Fort Lewis Memorial: Going back to Louisiana
DEBBIE CAFAZZO; The News Tribune
Pfc. Brian Russell Bates loved bragging about his home state of Louisiana, and never tired of telling his fellow soldiers about how he had survived Hurricane Katrina.
The 20-year-old’s easygoing demeanor, sense of humor and the way he talked made him stand out, even though he was a relative newcomer to his unit.
But in a memorial service for Bates held Thursday at Fort Lewis, soldiers remembered the enthusiastic mechanic, Stryker driver and machine gunner for other virtues as well.
Bates, a member of the 5th Brigade, 2nd Infantry Division, died Oct. 27 in Kandahar, Afghanistan, of wounds suffered when his vehicle was attacked with an improvised explosive device, the Defense Department said.
Bates belonged to the 2nd Battalion, 1st Infantry Regiment, in which he served in the 1st Platoon, Attack Company. He was assigned to Fort Lewis in March.
“He was hard-working, sure of himself,” a friend, Staff Sgt. David Gutierrez, said of Bates. “He would always accomplish the task at hand.”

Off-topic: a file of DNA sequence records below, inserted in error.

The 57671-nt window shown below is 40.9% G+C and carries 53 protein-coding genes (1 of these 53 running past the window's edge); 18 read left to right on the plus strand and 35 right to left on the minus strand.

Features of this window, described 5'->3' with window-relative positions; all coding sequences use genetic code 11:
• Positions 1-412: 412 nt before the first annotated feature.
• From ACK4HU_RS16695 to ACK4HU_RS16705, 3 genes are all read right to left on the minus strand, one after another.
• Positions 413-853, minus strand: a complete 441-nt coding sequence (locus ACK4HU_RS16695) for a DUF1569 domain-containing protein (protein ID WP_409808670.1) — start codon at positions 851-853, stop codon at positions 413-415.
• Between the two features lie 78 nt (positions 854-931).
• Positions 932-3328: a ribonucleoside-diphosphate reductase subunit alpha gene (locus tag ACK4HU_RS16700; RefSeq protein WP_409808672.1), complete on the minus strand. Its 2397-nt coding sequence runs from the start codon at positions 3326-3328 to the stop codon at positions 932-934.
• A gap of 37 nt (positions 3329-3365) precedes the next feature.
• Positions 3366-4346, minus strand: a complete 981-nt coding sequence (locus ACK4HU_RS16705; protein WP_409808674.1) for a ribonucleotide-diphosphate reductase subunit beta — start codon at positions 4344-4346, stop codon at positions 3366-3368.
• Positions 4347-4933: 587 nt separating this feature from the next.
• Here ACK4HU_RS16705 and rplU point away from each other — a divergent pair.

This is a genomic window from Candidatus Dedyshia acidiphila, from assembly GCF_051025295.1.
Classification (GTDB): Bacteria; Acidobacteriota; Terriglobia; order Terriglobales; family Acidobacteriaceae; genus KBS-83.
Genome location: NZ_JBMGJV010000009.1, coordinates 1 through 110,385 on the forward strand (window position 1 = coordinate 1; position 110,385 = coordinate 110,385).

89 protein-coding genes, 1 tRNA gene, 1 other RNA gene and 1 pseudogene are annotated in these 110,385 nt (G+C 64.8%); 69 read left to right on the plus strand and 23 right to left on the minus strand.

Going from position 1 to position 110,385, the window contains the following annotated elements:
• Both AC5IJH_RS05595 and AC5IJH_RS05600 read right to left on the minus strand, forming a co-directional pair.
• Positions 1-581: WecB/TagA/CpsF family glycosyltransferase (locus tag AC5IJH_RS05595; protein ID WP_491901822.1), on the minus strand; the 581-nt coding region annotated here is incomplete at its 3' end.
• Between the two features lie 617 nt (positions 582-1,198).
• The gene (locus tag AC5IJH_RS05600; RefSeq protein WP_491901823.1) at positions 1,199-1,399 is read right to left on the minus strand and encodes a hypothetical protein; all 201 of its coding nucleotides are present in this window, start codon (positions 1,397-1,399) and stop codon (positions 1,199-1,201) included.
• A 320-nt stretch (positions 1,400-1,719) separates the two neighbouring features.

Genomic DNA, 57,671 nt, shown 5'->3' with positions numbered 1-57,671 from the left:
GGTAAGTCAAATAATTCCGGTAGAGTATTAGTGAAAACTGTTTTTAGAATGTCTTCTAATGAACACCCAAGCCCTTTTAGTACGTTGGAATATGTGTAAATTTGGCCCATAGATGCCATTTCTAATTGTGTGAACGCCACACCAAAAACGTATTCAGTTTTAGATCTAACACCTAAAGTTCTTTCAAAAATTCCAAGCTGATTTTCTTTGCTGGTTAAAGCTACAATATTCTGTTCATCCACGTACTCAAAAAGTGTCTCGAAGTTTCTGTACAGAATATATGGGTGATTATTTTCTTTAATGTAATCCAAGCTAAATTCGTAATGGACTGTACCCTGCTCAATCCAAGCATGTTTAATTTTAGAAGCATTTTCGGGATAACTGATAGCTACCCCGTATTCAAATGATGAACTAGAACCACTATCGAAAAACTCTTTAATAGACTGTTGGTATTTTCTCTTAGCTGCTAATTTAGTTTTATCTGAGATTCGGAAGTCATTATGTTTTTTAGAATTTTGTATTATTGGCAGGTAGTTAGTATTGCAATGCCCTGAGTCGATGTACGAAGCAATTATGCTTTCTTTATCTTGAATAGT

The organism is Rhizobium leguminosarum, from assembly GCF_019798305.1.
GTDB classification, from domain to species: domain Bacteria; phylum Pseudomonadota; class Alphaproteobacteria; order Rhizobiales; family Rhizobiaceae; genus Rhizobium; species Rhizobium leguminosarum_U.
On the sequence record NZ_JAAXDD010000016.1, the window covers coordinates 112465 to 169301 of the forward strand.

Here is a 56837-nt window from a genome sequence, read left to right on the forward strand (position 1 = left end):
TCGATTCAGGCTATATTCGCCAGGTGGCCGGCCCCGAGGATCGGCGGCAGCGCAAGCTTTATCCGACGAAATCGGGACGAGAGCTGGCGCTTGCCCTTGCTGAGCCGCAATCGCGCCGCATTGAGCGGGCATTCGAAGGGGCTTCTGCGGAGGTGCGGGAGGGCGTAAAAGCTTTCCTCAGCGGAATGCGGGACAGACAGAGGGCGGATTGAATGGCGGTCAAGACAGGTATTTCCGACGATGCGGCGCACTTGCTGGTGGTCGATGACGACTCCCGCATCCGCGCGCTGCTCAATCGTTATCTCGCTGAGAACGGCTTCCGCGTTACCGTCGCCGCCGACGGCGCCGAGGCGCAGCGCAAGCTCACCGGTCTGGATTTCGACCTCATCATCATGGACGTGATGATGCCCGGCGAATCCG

Gutierrez’s remarks, originally offered at a unit memorial held in Afghanistan, were read aloud Thursday by Spc. Riley Ryan.
Bates was also known as a devoted family man.
“You could hear the pride in his voice whenever he spoke of his children,” Gutierrez remembered.
Bates, 20, had joined the Army in September 2008, hoping for a long career that would provide support for his family, his wife, EnJolie, told The News Tribune earlier. The couple are the parents of two children, daughter Rylie, age 2, and son Braiden, age 1.
His family, including the grandmother who raised him, Marline Tully, gathered in Louisiana this week. Bates was to be buried today in his hometown of Gretna, La.
Bates deployed to Afghanistan in July with the rest of his Stryker brigade.
He was one of eight Fort Lewis soldiers who died in a pair of insurgent attacks Oct. 27, marking the day as the deadliest yet for Fort Lewis troops since the start of the Afghanistan and Iraq wars.
The other seven men who died, members of the 1st Battalion, 17th Infantry Regiment, are to be memorialized Tuesday at Fort Lewis.
On Thursday, mourners listened as Ryan related another story about Bates from Gutierrez. The story was about his habitual speech patterns.
“He used a lot of double negatives. And he knew this drove me crazy,” Gutierrez recalled, as mourners laughed.
But he offered a farewell that his buddy would surely have appreciated: “I didn’t never know how much I would miss you. Your memory will live on with the men of 1st Platoon.”
Debbie Cafazzo: 253-597-8635